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When does the Body Corporate become liable for the rectification of damage to the property?

For a scheme created under a building format plan of subdivision (BFP), section 180 of the Body Corporate and Community Management (Standard Module) Regulation 2020 states that the Body Corporate must maintain in good condition doors, windows and associated fittings situated in a boundary wall separating a lot from common property. This is relevant to part of the Adjudicators Order we review this month.

In the Adjudicators Order Aspect Murarrie [2022] QBCCMCmr 223, the applicant was seeking an order that the Body Corporate engage a contractor to attend to rectification works within her lot including mould removal, pay reimbursement for personal property loss, payment of a daily allowance for relocation expenses and other various items. The Adjudicator dismissed the owners application, so we looked into the reasons behind this decision.

The owner noted within the application that during the December 2019 storms, water flooded her unit and during removal of the bedroom carpets discovered that water had entered the bedrooms from windows in the boundary wall of the lot when it rained and continued to leak until the windows were replaced by the Body Corporate in April 2021.

The Body Corporates insurer, after initially refusing to repair the water damage to the lot offered a cash settlement based on a quote obtained for the repairs required to the lot. This was offered to the owner the money to the owner if a deed of settlement was signed releasing the body corporate from all future claims relating to water damage to her lot which she refused. During this time, mould continued to grow in the unit with the unit being deemed uninhabitable and the majority of the owners belongings needing to be restored or incinerated. Hence the owners request for orders as per the application.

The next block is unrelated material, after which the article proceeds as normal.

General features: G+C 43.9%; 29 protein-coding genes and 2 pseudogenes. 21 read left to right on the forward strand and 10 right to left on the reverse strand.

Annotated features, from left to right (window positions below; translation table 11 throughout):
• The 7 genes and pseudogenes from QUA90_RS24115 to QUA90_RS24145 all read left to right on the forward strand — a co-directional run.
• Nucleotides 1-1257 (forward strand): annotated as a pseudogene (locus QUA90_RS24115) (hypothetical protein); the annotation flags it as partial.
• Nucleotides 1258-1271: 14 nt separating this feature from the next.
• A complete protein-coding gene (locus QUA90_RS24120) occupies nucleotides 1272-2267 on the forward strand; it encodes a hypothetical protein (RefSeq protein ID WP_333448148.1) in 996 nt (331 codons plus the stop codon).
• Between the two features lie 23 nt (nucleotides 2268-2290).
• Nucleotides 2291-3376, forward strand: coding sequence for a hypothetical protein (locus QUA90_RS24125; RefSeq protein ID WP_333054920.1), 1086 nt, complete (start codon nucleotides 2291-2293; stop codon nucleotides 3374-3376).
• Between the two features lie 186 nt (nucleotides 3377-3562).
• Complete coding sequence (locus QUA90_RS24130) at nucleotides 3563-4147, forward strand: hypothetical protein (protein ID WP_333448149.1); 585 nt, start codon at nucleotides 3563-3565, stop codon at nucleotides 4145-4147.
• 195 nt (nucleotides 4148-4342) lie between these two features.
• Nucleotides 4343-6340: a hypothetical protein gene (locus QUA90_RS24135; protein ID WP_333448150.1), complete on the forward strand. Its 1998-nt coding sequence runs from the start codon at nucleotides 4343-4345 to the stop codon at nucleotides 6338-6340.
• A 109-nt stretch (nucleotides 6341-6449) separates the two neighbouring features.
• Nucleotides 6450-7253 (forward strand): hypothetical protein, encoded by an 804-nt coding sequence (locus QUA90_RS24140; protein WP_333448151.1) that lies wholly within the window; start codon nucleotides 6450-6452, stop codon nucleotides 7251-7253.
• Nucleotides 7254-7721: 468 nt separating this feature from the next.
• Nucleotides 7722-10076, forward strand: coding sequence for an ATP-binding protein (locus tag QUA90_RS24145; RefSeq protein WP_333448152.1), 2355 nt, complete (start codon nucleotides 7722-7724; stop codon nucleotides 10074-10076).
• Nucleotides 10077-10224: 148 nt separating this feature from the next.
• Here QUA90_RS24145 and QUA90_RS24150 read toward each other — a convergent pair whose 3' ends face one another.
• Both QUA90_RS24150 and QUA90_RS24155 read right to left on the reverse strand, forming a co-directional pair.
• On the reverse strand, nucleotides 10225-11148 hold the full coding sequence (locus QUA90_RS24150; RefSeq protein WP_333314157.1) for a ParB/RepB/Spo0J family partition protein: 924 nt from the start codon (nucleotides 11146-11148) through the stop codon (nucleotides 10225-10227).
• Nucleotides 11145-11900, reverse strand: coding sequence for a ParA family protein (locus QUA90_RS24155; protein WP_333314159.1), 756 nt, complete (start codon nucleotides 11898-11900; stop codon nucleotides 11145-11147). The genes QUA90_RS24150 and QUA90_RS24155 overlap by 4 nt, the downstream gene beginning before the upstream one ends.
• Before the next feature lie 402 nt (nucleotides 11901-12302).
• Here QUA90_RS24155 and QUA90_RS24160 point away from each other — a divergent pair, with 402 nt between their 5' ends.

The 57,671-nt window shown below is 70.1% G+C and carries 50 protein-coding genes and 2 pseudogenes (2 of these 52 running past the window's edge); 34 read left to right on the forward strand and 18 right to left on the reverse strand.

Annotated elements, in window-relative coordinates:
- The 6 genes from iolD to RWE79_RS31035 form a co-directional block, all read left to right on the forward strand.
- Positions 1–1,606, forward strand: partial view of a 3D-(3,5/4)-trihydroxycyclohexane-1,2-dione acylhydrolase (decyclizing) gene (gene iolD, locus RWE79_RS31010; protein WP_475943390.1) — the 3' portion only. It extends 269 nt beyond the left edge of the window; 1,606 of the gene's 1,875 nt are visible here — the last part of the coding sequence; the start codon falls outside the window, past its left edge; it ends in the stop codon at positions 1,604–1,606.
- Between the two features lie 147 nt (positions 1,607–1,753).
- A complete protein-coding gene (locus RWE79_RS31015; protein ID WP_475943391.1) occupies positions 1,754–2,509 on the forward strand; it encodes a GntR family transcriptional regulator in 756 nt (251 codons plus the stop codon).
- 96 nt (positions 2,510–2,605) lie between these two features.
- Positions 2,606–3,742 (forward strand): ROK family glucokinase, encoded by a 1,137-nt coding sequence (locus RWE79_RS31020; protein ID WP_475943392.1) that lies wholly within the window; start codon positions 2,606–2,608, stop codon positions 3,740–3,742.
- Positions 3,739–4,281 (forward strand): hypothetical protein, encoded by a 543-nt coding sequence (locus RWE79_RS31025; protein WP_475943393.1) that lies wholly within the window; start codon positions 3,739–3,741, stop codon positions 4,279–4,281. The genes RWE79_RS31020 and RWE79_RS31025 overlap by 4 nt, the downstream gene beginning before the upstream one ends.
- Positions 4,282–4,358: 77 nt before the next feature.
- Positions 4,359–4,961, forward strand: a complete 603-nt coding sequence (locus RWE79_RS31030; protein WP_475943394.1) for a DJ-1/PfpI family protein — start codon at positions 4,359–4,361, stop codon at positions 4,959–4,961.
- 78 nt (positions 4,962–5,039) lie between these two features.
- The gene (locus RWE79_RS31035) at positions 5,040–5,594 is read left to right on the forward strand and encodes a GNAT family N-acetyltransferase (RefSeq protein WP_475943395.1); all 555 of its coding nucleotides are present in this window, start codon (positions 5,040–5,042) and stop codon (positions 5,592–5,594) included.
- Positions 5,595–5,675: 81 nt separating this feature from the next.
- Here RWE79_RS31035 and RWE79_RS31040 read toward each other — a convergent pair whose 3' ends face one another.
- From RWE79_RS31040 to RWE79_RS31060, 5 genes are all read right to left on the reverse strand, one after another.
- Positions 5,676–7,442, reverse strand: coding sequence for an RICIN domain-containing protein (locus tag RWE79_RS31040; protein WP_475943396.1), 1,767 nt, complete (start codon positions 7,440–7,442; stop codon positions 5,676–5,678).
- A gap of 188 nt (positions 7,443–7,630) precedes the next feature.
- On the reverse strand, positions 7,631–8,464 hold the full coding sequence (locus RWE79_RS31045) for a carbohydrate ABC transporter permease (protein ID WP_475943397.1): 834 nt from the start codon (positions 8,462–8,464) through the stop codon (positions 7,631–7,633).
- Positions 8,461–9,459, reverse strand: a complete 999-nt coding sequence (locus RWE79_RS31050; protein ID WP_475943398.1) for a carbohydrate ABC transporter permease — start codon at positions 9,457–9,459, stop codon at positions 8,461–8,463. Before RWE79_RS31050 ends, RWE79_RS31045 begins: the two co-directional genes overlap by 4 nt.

The Body Corporate Committee provided a response to the application and disputed that the Body Corporate was liable for any of the repairs or any payments to the owner for loss of personal items or relocation costs, noting that they were of the opinion that the windows leaked as a result of the installation of security screens which blocked the windows drainage. This comment was disputed by the Owner with evidence that the holes were not created by the screen installers and were also found in other windows in the complex.

Whilst the Adjudicator did agree that the maintenance responsibility of the windows was that of the Body Corporate, it was noted through the order that the damage that was quoted by the contractor to repair related to damage sustained when the lot was inundated in December 2019 and as such would not order the Body Corporate to engage the contractor to carry out the works. This then flowed through to the other orders sought with the application being dismissed

The full order can be read here.

More information relating to maintenance responsibilities for a Building Format Plan (BFP) can be found on the Commissioners Office website.

It is important to note that the adjudicators orders that we review each month are made on a case by case basis by the commissioners office based on the applications, submissions, by laws pertaining to each of the schemes, legislation that is applicable and are not a fit all order.